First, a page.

Blog: Buoyant back-to-school spending
Leonie Barrie | 3 September 2012
Boosted by buoyant back-to-school spending, there was good news for US retailers in August after most managed to deliver strong sales gains during the month. With back-to school the largest selling period after the holidays, it is seen as a bellwether for demand for the rest of the year.
And it augurs well. In August, retailers exceeded expectations, with shoppers coming out to snap up deals and new fashions. A shift away from basics towards trends such as coloured denim helped offset headwinds including rising gas and food prices and high unemployment.
But for debt-laden retailer Bakers Footwear, last week brought news that the group is to shed more than 70 stores and up to one-third of its staff - including its COO, chief planning officer and chief merchandising officer - in an effort to turn around the ailing company. It will sell up to 52 stores to Aldo US and close 20-25 under-performing shops this autumn - and focus solely on its Bakers brand.
It was also a busy week for UK retailer Marks & Spencer. On the one hand it unveiled its second-largest UK store and eco-flagship, where it will roll out in-store wi-fi and equip some staff with iPads as part of efforts to boost sales and improve the customer experience. But on the other, it was faced with rumours of a possible private equity bid which, not surprisingly, got the industry talking.
Chinese textile and clothing manufacturers, meanwhile, are expecting to struggle for business for the remainder of 2012, with the worsening Eurozone crisis dampening demand in key export markets and competitiveness under pressure from the strengthening Chinese yuan and rising labour costs. Export figures, though, show the year so far has been relatively steady, with a fall of just 0.2% in the seven months to July.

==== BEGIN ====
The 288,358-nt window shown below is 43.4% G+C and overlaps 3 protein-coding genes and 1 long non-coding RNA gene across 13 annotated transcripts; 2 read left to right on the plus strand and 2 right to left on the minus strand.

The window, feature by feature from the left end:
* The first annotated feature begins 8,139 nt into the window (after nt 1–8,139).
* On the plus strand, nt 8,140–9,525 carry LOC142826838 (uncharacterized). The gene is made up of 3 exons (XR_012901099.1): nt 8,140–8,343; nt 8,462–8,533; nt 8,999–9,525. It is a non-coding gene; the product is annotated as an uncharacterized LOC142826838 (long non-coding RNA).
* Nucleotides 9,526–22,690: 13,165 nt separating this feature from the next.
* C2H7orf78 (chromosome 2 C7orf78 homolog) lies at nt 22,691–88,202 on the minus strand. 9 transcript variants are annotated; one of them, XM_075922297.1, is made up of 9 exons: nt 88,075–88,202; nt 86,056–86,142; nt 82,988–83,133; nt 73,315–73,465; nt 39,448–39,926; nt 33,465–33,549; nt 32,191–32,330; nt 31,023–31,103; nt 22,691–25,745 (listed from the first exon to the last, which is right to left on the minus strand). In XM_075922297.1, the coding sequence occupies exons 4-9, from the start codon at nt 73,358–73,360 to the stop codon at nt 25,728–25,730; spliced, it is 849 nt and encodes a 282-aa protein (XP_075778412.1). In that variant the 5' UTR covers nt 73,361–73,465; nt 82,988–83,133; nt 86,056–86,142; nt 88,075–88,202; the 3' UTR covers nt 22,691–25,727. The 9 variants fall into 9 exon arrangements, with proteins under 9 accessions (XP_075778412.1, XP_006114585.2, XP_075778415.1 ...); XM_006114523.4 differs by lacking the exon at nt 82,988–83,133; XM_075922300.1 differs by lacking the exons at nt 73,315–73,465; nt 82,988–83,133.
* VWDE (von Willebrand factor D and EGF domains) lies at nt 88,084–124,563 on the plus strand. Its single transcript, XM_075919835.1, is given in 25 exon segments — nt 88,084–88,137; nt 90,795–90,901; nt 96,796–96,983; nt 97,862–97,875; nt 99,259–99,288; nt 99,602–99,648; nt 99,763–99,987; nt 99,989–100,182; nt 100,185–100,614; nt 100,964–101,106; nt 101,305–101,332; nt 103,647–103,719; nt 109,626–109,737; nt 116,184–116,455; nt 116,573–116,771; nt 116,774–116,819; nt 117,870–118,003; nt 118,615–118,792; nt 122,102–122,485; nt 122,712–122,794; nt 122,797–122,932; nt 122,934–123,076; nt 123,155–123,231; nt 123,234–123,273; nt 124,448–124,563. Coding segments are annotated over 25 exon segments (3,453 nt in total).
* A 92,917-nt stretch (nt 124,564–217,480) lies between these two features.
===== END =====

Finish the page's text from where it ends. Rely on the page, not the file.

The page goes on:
But moves are underway to increase cotton quotas and sell cotton reserves to ease prices following complaints from Chinese fabric and clothing makers. And in a move that could have wider implications, the Australian government has given the go-ahead for the sale of the country's largest cotton producer to a consortium led by Chinese textile company Shandong Ruyi.
That said, the CEO of Hong Kong based Crystal Group, one of Asia's largest apparel manufacturers, has told just-style that the company's most profitable factories are all in China. In an exclusive interview, Andrew Lo also talks about supply chain consolidation, productivity, setting up offshore factories, and why big is better when it comes to building a competitive edge.
Ethiopia may have more trump cards to play than any other sub-Sahara African country when it comes to developing a competitive cotton, textile and garment supply chain, but it still has a rough road a...
Once a bellwether of US retailers' likely performance over the upcoming holiday, sales during the just-gone Black Friday/Thanksgiving weekend have dropped for the second year in a row....
Instead of relocating production in an attempt to sidestep the challenge of rising labour costs, China's textile and clothing manufacturers should work to create a more sustainable industry....
An online tool to help apparel brands, retailers and manufacturers work towards improved wages for garment workers in global supply chains has been updated in a move that marks another step towards th...
- 2014: Year in review - Sourcing winners and losers
- COMMENT: The decline of the buying office
- 2014: Year in review - Brand winners and losers
- 2014: Year in review - Retail winners and losers
- Bangladesh: Raising the bar on apparel exports?
- Report urges overhaul of Cambodia factory safety
- Bangladesh knitting worker killed by faulty lift
- North Face debuts locally-grown "backyard" hoodie
- Bangladesh factory improvements “will take years”
- Apparel manufacturing leads US reshoring trend